How did an MLB hitter get ejected for this?

Washington Nationals third baseman Anthony Rendon wasn’t long for Saturday’s game. In the third inning, he was ejected by home plate umpire Marty Foster after taking his second called strike three in as many at-bats. But all Rendon and his teammates were left to wonder is what exactly Rendon did to incur the umpire’s wrath.

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Along with manager Dave Martinez, Rendon was one of several Nationals who didn’t appear happy with Foster’s strike zone the first time through the order. However, his reaction to both strikeouts hardly seemed to warrant this reaction from Foster.

Upon first look, the only plausible explanation is that Foster believed Rendon was showing him up with the bat flip. Crew chief Joe West, who himself has been in the middle of numerous controversial exchanges, added that he felt Rendon wasn’t cooperating with Foster throughout his second at-bat.

If you read the responses to that tweet, it’s clear Nationals fans aren’t buying West’s explanation.

Neither was Rendon. After the game, he Foster on blast.

“I don’t even think I opened my mouth to chew gum,” Rendon told’s Jamal Collier. “It’s sad there’s no accountability for them.”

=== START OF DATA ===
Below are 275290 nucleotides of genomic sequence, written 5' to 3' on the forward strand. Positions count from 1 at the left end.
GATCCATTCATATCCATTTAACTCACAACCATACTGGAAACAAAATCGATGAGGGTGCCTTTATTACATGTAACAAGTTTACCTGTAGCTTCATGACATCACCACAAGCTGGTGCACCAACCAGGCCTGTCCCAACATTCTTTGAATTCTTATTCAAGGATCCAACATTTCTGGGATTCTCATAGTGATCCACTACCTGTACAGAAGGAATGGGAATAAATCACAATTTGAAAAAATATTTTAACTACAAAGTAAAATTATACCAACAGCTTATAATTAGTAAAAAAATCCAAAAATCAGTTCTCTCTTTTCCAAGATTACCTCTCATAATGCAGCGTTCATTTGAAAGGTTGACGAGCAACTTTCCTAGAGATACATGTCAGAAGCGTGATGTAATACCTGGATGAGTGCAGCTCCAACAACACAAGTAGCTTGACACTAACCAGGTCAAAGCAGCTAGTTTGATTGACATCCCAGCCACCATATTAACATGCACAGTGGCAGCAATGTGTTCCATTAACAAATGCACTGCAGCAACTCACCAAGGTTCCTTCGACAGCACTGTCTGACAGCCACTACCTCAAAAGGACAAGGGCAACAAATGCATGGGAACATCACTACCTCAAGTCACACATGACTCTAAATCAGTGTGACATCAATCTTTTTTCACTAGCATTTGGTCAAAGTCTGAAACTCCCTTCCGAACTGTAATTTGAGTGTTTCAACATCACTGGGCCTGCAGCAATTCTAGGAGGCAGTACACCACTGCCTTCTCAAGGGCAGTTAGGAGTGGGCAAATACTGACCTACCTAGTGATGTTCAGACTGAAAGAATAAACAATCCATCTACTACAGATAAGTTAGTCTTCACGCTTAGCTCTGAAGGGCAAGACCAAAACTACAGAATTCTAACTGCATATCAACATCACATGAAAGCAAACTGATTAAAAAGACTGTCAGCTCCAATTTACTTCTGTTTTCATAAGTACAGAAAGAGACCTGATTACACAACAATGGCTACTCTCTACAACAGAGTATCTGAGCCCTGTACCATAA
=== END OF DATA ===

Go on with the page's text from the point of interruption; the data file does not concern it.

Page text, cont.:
Regardless of whether Rendon intended to show up Foster, the veteran umpire should have shown more restraint here. The fans still aren’t paying to watch the umpires, after all.

Nationals third baseman Anthony Rendon reacts to being ejected by umpire Marty Foster. (Getty Images)

It’s not as though Rendon has a history of showing up umpires either. In fact, he’s regarded as a quiet and respectful player who never hesitates to exchange pleasantries with an umpire or an opponent.

Rendon’s ejection immediately brought out Martinez, who quickly earned the first ejection of his managerial career. The rookie skipper made sure to get his money’s worth, throwing his cap and kicking dirt over home plate in a meltdown that would have made Lou Piniella proud.

Tensions between the players and umpires may have been at an all-time high last season. For a brief weekend in August, the umpires even wore white wristbands in protest of ‘escalating verbal attacks’ from players.

We’re pretty sure Rendon’s reaction won’t lead to a similar movement. If anything, now might be a good time for the umpires to get their own house in order.

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Mark Townsend is a writer for Yahoo Sports Have a tip? Email him at or follow him on Twitter!

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